The absence of appropriate and well-understood rules for the use of campus spaces for the free exchange of ideas makes us all vulnerable. We don’t have a set of consistent policies and rules that are clear to students, faculty, staff or other entities who may wish to appropriately protest. More importantly, the absence of clearly articulated policies means that there is an unacceptable risk of arbitrariness and ad hoc rulemaking that in itself is a threat to the UO’s foundational free speech principles. While I liked the students sitting in the foyer, what if they had been hateful people advocating for policies we find reprehensible? Restrictions on speech—even those allowed by law—must be content neutral.
To deal with this problem, I have asked our Office of General Counsel to draw up a proposal that sets forth a clear set of guidelines to govern the time, place and manner of expressive activity on campus. They are in the process of getting feedback from stakeholders across campus and plan to take that proposal to the Policy Advisory Committee in the next few weeks. It is my hope that this process of circulating a proposal will allow us to craft the best policy possible, one that reflects the values of the community and serves the legitimate needs of the university. I view it as the beginning of a campus dialog that will involve all constituents of our university including our students, classified workers, administrators, faculty and University Senate. Because of the vulnerability I described in the previous paragraph, if for some reason we are unable to come to a consensus in four months, then I will enact a temporary policy until that consensus is achieved.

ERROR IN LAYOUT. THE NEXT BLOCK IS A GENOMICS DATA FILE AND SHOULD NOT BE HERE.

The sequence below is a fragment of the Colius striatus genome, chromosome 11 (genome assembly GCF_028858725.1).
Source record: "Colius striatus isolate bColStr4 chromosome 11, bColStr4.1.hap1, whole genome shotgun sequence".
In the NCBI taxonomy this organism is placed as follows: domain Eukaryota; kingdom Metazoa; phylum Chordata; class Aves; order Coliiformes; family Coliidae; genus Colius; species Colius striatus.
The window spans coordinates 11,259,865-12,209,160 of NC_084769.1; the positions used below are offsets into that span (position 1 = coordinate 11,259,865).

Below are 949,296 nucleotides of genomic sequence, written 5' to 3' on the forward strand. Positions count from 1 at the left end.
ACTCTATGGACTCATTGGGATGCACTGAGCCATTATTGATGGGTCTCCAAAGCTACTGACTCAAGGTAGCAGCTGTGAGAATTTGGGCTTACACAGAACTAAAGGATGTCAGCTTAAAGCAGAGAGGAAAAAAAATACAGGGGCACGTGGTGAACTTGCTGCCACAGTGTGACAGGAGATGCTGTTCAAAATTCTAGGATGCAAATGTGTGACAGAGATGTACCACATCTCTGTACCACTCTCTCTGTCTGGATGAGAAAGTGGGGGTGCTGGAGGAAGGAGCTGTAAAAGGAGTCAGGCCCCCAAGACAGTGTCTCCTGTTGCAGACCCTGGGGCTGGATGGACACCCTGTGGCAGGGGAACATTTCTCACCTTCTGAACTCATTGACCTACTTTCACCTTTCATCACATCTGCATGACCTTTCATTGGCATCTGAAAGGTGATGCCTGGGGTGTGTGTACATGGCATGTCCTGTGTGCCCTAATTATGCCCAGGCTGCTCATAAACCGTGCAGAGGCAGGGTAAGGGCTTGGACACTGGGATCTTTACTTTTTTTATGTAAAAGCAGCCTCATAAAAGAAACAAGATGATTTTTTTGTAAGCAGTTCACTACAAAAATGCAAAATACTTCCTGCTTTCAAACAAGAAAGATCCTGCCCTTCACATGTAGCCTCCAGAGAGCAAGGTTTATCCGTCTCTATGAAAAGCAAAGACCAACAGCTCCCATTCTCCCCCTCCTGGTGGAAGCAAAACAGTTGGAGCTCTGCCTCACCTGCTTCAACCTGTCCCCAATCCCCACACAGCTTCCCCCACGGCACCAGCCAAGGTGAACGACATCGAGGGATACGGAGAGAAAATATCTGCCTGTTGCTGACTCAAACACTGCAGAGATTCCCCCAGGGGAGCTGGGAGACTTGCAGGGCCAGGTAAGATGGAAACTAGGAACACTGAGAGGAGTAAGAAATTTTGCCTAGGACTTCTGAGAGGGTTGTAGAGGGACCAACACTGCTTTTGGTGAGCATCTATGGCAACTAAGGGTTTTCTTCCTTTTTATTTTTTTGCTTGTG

The final topic that I would like to cover is how we treat each other. At our September convocation I spoke to more than 3,000 incoming members of the Class of 2020. I told them that sometimes professors or classmates might say things that angered or even offended them. But the antidote to speech that one doesn’t like is not to shut down that speech. That is what totalitarian governments do. Instead—to paraphrase Supreme Court Justices Louis D. Brandeis — the antidote to speech we don’t like is MORE SPEECH. I am delighted that we have not experienced the type of intolerant behavior that has taken place at many other universities in the 15 months since I assumed the presidency of the University of Oregon.